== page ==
Mr. H. plans a year-long science activity integral to the entire school science program. The students are to observe and record information about the daily weather. Mr. H. begins the activity by assessing what students know, but realizes that students might use terms without understanding. He focuses on the aspects of weather that his teaching experience and knowledge from research on student abilities lead him to believe are developmentally appropriate, and he keeps a record of terms to help him modify his plans as the activity progresses. Students design instruments for measuring weather that are within the range of their skills and a parent provides expertise. They make measurements using their mathematical knowledge and skills; they organize data in a meaningful way and communicate the data to other students. There is an ebb and flow of teacher-directed, whole-class discussions and small-group work sessions.

[This example highlights some elements of Teaching Standards A, B, D, and E; Professional Development Standard C; the Content Standard on Unifying Concepts and Processes; K-4 Content Standards A, D, E, and F; and Program Standards A, C, and D.]

Mr. H.'s fourth grade class was in charge of the school weather station as part of the schoolwide science program. In planning for the weather station, Mr. H. reviewed the objectives he and his colleagues had defined for the activity. Because of their age, the students would not be studying the causes of weather change such as air pressure, the worldwide air currents, or the effects of land and sea masses. Rather, over the course of the year, they would identify and observe the elements of weather; devise and use measurement and data collection strategies; build measurement instruments; analyze data to find patterns and relationships within the data; and communicate their work to the entire school.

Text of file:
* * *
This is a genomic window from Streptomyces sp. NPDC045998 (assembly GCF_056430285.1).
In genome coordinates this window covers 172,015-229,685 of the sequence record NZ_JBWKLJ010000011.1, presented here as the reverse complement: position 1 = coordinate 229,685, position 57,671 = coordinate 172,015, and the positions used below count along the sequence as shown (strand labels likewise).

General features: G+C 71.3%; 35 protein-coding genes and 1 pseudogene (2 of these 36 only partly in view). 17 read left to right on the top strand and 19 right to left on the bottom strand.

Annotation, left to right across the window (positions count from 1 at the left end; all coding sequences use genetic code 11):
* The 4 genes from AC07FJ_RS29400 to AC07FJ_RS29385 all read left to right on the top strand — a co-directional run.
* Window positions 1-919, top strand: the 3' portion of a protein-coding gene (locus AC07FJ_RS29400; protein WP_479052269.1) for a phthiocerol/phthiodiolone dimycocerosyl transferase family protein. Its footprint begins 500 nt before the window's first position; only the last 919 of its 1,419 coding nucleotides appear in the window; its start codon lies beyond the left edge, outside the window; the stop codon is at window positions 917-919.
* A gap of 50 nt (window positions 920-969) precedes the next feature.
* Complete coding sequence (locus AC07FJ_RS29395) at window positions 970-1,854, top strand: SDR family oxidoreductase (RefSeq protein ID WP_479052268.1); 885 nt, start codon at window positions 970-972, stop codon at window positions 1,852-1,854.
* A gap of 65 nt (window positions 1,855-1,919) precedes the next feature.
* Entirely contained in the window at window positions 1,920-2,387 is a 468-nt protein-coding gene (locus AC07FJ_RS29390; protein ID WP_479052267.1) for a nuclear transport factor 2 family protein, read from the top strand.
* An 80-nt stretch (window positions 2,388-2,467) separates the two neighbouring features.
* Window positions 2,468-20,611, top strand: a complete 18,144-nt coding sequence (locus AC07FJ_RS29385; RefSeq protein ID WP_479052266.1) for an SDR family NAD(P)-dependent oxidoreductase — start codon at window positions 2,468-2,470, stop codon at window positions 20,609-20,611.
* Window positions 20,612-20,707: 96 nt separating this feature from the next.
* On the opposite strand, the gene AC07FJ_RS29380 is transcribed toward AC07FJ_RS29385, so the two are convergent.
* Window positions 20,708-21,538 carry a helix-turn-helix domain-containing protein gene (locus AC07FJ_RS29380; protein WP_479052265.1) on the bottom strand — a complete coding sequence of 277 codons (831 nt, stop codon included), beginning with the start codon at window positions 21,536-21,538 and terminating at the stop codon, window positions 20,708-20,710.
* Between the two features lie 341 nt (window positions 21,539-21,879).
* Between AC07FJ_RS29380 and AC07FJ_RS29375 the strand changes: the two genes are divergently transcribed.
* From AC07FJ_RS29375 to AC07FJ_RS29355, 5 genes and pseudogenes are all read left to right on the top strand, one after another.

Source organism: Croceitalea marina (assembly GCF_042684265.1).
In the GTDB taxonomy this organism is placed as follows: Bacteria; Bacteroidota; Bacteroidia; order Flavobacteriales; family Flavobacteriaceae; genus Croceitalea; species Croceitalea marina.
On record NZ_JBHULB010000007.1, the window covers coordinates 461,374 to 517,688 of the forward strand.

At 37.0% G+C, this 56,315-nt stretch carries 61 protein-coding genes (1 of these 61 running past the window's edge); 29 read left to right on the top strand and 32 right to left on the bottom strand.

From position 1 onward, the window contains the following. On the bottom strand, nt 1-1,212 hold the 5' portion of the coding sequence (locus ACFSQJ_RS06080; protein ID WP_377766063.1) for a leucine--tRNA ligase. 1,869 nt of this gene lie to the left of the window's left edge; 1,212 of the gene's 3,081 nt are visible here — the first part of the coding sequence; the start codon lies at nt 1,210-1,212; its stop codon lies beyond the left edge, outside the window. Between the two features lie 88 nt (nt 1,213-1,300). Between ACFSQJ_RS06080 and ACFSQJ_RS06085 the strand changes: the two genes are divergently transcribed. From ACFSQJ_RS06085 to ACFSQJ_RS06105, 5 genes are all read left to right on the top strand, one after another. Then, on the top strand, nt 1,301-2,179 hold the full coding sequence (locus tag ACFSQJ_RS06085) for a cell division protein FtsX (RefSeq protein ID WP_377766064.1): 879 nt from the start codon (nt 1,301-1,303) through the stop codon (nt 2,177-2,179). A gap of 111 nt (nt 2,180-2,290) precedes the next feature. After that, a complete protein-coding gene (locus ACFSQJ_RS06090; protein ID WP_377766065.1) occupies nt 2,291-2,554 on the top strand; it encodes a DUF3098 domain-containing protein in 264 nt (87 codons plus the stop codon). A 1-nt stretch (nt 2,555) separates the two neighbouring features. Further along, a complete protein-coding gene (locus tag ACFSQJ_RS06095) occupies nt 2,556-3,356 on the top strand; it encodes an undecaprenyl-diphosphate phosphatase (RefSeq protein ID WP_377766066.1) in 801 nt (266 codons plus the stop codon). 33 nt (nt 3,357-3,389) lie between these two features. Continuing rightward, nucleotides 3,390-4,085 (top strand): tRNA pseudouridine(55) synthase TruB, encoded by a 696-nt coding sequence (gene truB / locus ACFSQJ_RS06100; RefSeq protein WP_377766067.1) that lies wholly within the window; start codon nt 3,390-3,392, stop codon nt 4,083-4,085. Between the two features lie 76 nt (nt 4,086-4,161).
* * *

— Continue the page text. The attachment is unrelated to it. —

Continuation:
Mr. H. introduced the weather station to the students soon after school opened. After a discussion of students' experiences with and ideas about weather, Mr. H. asked the class what kinds of information they thought would be important to collect and how they might go about collecting it. The children quickly identified the need to record whether the day was sunny or cloudy, presence of precipitation, and the temperature. Mr. H. asked some questions, and the list became more complicated: What kinds of clouds were evident? How much precipitation accumulated? How did temperature change during the day? What was the wind speed and direction? One student said that he had heard on the weather report that there was a high-pressure front moving in. What is a front, he asked, and is it important? At the end of the discussion, someone mentioned humidity and recalled the muggy heat wave of the summer.

When Mr. H. thought about the lesson and reviewed what he was going to do next, he realized that much of what the students had said was predictable. He wondered about the last two items—humidity and air pressure. Those concepts were well beyond the students' ability to fully understand, yet they were familiar with the words. Mr. H. decided to continue, as he had planned, focusing on the most observable weather conditions and see whether the children's interests in humidity and air pressure were maintained.

The class spent time the next week discussing and planning how they were going

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